The Astronomy Photo Awards features the greatest shots in the universe
An incredible image of a solar eclipse has won this year's Astronomy Photographer of the Year competition. Selected from more than 4,500 entries, the stunning shot was awarded alongside other highlights, including a number of technically masterful photos of distant galaxies.
The illustrious photo competition is in its 13th year and is run out of the The Royal Observatory Greenwich. The Observatory itself was founded back in 1675 and has been at the center of several historic milestones in the measurement of time and space.
This year's top prize went to photographer Shuchang Dong for a deceptively simple shot of a solar eclipse. Dong's image was snapped in Tibet during a total solar eclipse in mid-2020.
"This image demonstrates both the beauty and simplicity of an eclipse, but also the science behind this astronomical event," says Emily Darbek-Maunder, one of this year's judges. "Our sun can still be seen as a ring circling the Moon as it passes in front of the Sun, and mountains on the lunar surface can be seen hiding some of this light on the lower righthand portion of the image. This is a stunning achievement!”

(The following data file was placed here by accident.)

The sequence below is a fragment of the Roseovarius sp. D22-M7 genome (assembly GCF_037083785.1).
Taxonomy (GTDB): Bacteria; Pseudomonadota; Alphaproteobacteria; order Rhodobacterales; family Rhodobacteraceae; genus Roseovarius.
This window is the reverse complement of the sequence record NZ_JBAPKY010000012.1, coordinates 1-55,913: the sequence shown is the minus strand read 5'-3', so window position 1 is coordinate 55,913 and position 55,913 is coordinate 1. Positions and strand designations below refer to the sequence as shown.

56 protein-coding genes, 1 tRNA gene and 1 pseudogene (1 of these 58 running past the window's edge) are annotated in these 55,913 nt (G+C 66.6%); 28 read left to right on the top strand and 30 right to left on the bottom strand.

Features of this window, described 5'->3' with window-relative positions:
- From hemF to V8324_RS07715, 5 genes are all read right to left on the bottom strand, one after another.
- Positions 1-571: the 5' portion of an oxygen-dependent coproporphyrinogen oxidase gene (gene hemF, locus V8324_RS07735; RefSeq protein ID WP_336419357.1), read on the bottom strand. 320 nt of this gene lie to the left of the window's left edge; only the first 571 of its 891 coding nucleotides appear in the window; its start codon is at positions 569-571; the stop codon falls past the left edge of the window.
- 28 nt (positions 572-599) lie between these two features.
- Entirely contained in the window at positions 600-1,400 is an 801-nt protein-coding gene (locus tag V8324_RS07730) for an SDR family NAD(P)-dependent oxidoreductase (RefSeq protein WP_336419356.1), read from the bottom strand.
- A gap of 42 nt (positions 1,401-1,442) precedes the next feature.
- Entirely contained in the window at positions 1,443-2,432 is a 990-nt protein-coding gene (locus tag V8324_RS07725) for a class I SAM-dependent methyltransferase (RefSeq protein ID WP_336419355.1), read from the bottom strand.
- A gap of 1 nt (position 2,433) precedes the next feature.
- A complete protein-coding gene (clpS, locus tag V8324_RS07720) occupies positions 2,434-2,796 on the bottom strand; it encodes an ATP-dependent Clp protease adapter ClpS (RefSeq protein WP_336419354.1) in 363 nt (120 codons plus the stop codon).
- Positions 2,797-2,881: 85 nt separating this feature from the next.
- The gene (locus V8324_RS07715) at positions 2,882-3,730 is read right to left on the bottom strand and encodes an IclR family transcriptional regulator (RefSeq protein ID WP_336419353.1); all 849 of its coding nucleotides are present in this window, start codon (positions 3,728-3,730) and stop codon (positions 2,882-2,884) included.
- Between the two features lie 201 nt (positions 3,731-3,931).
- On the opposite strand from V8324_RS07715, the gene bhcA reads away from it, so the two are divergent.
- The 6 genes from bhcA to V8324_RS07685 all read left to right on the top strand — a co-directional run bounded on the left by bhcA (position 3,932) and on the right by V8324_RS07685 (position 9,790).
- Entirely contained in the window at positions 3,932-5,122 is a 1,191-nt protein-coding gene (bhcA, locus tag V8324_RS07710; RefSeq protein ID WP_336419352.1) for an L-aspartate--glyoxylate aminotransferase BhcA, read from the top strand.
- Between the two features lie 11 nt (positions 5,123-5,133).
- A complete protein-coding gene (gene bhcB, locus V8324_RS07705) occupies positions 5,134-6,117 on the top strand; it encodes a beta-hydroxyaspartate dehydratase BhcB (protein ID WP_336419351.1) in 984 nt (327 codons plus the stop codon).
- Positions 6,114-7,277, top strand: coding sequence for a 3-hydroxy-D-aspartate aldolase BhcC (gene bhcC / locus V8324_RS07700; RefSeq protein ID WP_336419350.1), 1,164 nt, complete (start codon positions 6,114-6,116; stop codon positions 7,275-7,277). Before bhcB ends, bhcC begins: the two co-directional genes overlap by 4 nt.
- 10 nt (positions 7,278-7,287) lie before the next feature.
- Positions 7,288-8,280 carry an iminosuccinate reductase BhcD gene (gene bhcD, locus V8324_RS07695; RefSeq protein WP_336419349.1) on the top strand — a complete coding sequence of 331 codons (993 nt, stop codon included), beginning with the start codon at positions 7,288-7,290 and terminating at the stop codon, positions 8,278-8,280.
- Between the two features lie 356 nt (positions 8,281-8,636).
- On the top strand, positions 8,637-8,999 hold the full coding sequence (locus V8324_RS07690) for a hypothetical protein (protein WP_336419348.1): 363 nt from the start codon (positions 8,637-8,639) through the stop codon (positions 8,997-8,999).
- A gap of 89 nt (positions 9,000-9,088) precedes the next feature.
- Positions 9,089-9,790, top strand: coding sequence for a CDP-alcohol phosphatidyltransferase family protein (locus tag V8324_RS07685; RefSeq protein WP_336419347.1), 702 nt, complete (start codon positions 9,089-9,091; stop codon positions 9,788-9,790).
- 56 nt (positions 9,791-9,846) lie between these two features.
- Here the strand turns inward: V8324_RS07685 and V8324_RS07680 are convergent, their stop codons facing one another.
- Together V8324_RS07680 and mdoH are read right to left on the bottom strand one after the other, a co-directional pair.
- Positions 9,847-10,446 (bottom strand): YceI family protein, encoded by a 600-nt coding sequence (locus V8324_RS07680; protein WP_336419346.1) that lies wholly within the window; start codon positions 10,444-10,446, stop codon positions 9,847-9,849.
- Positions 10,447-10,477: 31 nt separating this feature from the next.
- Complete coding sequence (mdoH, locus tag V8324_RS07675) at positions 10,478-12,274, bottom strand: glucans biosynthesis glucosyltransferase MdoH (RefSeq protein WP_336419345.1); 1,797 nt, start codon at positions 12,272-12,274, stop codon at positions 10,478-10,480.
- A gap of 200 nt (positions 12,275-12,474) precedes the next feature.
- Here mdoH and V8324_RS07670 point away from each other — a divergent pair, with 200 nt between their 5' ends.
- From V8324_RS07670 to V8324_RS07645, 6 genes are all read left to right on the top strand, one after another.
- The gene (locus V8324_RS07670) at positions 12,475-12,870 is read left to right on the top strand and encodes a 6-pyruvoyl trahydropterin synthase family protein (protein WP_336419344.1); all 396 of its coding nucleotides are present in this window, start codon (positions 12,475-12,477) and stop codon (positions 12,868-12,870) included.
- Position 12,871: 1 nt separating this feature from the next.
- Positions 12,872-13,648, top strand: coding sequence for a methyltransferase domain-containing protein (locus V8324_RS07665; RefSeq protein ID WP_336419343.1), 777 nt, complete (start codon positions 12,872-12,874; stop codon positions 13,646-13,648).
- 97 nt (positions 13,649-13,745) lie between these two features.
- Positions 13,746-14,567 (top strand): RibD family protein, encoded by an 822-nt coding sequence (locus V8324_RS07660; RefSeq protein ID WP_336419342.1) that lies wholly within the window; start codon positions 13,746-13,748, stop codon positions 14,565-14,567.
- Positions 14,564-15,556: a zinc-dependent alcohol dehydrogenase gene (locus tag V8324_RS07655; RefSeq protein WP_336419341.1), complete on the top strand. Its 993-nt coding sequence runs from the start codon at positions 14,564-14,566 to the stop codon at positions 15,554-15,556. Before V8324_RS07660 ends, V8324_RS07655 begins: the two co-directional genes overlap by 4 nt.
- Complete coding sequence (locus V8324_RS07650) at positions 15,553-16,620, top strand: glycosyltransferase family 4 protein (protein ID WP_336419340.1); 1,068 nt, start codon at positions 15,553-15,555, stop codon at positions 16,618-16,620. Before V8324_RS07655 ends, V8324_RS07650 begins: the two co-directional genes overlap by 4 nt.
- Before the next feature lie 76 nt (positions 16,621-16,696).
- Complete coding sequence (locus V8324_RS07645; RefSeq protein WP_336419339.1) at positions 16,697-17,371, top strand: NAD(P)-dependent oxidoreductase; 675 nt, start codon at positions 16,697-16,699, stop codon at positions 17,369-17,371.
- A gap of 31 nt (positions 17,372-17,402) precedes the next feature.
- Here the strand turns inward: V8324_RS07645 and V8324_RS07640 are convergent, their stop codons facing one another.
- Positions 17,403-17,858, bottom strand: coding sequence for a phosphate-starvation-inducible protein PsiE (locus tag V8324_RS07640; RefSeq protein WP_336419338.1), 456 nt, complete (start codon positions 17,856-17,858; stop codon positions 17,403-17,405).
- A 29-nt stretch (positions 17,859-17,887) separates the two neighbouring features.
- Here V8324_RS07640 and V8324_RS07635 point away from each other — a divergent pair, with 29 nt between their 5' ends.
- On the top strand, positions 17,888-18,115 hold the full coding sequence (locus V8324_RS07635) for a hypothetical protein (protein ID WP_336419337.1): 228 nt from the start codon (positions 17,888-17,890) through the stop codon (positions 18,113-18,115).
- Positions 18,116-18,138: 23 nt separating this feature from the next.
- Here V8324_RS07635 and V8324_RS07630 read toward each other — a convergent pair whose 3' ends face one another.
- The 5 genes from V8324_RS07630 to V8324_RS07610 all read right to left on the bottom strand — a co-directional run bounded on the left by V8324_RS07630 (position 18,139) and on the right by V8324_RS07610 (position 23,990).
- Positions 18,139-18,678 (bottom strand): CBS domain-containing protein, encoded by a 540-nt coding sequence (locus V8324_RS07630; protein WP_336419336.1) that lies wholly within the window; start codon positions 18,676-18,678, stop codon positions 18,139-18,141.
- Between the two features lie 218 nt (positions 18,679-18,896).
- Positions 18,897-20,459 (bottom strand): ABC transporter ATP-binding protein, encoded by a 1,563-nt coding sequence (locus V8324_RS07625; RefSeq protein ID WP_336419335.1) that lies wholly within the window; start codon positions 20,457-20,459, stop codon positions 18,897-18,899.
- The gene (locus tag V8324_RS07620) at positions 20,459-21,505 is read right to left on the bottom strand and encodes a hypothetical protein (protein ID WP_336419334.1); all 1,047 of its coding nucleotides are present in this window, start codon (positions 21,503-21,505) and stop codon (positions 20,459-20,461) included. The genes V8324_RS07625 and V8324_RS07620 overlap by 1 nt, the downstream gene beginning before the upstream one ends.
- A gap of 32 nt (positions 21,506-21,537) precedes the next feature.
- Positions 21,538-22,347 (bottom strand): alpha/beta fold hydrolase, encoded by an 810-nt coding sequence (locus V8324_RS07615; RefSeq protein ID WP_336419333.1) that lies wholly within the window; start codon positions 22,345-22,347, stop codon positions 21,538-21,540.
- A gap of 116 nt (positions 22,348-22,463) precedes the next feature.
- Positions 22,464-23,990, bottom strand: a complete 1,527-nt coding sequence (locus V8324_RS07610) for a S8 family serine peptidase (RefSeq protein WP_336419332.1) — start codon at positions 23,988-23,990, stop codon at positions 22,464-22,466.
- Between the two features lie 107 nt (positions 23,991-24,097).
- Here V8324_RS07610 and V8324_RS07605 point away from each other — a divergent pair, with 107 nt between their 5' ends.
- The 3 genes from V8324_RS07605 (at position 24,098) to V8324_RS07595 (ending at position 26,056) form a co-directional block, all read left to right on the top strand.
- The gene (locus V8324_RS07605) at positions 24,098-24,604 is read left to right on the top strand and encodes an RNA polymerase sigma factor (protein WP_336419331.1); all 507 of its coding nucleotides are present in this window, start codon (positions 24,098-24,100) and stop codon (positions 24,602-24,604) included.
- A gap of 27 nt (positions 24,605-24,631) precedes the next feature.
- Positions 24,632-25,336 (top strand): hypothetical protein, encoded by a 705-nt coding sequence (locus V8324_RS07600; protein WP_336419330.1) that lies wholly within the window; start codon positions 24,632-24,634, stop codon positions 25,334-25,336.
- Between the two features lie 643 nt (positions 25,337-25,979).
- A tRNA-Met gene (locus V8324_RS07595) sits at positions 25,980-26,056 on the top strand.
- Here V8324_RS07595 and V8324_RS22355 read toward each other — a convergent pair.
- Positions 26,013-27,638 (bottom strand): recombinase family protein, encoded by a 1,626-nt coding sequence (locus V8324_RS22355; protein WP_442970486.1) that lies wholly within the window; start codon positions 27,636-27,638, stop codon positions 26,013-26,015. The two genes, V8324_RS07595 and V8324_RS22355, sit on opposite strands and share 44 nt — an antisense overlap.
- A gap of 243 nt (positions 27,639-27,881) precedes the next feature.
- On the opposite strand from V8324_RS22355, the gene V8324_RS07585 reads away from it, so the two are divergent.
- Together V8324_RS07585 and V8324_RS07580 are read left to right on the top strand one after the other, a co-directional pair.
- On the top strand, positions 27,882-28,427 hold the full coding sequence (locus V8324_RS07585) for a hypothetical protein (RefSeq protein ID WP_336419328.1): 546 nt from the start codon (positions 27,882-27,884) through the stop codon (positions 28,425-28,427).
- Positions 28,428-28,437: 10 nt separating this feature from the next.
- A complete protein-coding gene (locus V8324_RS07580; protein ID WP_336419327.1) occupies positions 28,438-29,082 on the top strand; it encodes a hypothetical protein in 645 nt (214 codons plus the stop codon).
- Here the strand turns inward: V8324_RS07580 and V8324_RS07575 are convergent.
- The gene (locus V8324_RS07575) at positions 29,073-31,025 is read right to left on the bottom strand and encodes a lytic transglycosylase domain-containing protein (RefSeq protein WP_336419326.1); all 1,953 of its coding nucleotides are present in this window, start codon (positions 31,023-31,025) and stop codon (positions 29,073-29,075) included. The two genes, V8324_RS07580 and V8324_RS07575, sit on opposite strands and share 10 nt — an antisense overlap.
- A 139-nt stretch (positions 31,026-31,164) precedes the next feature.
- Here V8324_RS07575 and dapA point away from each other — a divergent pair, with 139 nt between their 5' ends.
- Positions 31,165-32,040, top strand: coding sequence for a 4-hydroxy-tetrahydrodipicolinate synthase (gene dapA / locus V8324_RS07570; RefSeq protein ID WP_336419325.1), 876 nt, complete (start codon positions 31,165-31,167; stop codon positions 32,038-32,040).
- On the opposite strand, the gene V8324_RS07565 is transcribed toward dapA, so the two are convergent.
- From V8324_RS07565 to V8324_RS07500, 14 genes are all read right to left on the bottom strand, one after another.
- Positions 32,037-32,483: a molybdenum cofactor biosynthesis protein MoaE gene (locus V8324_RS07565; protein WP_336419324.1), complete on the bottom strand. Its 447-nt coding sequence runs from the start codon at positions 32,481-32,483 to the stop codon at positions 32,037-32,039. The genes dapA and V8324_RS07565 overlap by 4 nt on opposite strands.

Winning the Aurorae category was a haunting shot from photographer Dmitrii Rybalka. Snapped from a moving ship approaching the Kara Strait in Russia, judge Sue Prichard said the image was reminiscent of an opening scene from a sci-fi movie.
“I'm intrigued by this image," says Prichard. "It is both beautiful but extremely unsettling. The juxtaposition of the vividness of the green with the inky blue of the ship is so dense, almost like velvet. However, the lack of any sign of human life on this steadily moving vessel feels like the opening scene of a science fiction film.”
Another stunning, somewhat unprecedented highlight, came with Chinese photographer Zhong Wu's mind-bending 360-degree mosaic of the Milky Way. Wu spent two years piecing the image together from 1,000 separate shots taken in both the Southern and Northern Hemispheres.
“This cosmic circle is one of the most breathtaking entries we saw this year," says judge Imad Ahmed. "The balance of colors, from the glowing upper half of the ring, to the darker, moodier bottom half, seems to encompass a whole range of majesty and beauty. The dedication of the photographer, who took almost two years to piece this picture together, must be applauded too.”
Take a look through our gallery at all the winners in the most spectacular photo contest in the universe.
Source: Royal Museums Greenwich